Interpretations of long-term oxygen isotope and Mg/Ca records of planktonic foraminifera in terms of ocean temperatures are somewhat ambiguous due to uncertainties about the history of oxygen isotopic and elemental composition of seawater, the effects of dissolution and diagenesis. As an independent test we also have explored the use of Sr/Ca-thermometry in tropical marine gastropods for reconstructing Paleogene tropical sea surface temperatures (SST). The thought was that mollusks thermometry might not only provide an independent assessment of changes in SSTs, but also add valuable information on seasonality, a key parameter of climate. Toward this, we examined factors controlling the seasonal and annual variations in Sr/Ca and C, O isotope ratios in the aragonitic gastropod, Conus sp., and established new paleotemperature calibrations (Sosdian et al., 2006; Gentry et al., 2006). When applied to fossil samples, however, the gastropod record suggests that the seawater Sr/Ca varied through the Cenozoic apparently reflecting the development of coral reefs in the late Cenozoic (Sosdian et al., 2012).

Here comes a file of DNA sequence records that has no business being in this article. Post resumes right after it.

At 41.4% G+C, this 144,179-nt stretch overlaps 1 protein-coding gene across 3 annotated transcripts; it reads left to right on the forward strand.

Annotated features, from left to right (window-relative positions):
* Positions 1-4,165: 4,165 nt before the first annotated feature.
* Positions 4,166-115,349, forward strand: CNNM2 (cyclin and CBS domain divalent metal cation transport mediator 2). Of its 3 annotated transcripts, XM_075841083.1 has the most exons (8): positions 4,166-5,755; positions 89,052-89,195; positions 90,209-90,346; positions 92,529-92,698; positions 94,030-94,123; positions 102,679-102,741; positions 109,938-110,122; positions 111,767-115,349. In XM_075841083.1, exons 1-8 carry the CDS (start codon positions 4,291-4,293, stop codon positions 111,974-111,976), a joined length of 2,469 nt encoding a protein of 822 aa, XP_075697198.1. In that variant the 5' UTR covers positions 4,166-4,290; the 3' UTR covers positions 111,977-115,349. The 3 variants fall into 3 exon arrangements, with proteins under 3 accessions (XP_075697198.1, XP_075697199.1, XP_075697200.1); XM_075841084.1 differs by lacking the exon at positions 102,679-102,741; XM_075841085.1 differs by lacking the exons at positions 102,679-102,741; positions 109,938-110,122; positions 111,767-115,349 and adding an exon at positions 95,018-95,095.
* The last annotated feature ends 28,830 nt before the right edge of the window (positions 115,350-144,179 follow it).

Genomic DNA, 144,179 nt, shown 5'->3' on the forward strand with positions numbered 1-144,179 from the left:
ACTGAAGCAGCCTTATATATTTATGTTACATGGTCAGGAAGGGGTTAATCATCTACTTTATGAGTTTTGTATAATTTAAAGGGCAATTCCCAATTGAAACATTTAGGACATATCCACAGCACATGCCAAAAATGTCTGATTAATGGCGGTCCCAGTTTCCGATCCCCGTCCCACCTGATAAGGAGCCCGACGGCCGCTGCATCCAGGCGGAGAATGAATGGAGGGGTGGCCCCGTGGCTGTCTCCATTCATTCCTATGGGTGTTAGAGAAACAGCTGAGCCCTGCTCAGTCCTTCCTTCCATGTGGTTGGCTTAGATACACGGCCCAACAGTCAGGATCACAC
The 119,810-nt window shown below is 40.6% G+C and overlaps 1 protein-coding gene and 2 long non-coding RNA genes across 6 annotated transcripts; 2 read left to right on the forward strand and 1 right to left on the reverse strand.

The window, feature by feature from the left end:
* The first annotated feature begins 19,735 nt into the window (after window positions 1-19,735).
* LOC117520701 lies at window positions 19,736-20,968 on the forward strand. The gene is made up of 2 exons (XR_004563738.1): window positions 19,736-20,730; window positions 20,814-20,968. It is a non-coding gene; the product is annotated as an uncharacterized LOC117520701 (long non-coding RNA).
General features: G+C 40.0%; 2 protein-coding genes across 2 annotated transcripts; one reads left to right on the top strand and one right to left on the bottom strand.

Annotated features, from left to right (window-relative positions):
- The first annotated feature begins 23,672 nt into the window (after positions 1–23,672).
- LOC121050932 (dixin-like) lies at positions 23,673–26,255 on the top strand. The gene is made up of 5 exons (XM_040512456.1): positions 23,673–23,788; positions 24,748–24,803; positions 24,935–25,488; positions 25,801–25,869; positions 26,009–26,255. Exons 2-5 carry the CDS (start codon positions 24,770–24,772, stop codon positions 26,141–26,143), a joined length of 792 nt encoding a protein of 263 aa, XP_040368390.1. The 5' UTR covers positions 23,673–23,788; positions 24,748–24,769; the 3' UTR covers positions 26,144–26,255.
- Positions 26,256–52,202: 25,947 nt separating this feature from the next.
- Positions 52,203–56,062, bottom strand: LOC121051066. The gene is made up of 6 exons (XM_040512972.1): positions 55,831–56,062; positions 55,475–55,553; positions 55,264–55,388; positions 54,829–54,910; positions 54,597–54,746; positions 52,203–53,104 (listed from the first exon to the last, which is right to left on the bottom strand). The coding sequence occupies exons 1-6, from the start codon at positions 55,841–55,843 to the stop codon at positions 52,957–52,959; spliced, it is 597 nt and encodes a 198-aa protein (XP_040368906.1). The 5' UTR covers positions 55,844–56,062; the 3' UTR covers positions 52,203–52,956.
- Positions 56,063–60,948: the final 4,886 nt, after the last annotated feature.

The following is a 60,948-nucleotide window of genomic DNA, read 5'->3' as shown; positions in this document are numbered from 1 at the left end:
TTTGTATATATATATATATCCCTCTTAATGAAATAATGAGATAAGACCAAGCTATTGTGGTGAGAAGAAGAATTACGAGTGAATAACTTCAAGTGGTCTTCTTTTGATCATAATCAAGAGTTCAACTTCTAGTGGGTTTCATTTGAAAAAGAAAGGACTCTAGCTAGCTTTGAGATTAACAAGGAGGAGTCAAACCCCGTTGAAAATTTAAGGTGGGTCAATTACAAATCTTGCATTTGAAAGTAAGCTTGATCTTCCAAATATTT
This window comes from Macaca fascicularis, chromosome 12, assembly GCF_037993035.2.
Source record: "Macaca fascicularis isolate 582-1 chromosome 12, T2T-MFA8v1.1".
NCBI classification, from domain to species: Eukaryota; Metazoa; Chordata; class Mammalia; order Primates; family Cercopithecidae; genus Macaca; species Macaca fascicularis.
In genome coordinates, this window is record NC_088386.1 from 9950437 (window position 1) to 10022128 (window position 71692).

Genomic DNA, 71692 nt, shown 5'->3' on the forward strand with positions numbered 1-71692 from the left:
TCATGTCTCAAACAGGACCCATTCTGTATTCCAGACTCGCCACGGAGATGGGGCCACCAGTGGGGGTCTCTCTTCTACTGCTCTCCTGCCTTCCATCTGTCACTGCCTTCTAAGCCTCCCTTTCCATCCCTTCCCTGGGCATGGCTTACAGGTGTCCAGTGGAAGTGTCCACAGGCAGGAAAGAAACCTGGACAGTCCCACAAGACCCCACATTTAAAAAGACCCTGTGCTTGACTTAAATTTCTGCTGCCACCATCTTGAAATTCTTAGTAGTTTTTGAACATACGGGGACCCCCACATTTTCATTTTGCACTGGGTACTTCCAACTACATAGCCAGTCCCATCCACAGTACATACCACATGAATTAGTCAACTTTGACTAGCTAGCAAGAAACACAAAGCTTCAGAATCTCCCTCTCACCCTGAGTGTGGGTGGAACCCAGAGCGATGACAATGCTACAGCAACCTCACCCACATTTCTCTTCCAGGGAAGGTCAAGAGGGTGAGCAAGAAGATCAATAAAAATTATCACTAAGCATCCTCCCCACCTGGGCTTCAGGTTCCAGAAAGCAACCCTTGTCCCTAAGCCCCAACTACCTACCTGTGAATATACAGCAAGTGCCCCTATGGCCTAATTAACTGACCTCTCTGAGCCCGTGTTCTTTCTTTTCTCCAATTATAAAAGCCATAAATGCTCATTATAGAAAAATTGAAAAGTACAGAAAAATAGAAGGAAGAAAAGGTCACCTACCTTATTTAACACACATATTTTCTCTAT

Using field calibrations and lab experiments to understand the mechanisms of trace elements (TE) uptake into biogenic carbonates has enable us, and others in the field, to reconstruct climate variability with very high precision. My lab has been a leader in developing analytical methods for the analysis of biogenic carbonates, which are now used by laboratories throughout the world (e.g., Rosenthal et al., 1999; Rosenthal et al., 2004; Andreasen et al., 2006). I conceived, organized and carried out an inter-laboratory comparison study of Mg/Ca and Sr/Ca measurements in planktonic foraminifera. I believe that these developments greatly advanced the field and helped in setting the standards for the entire community.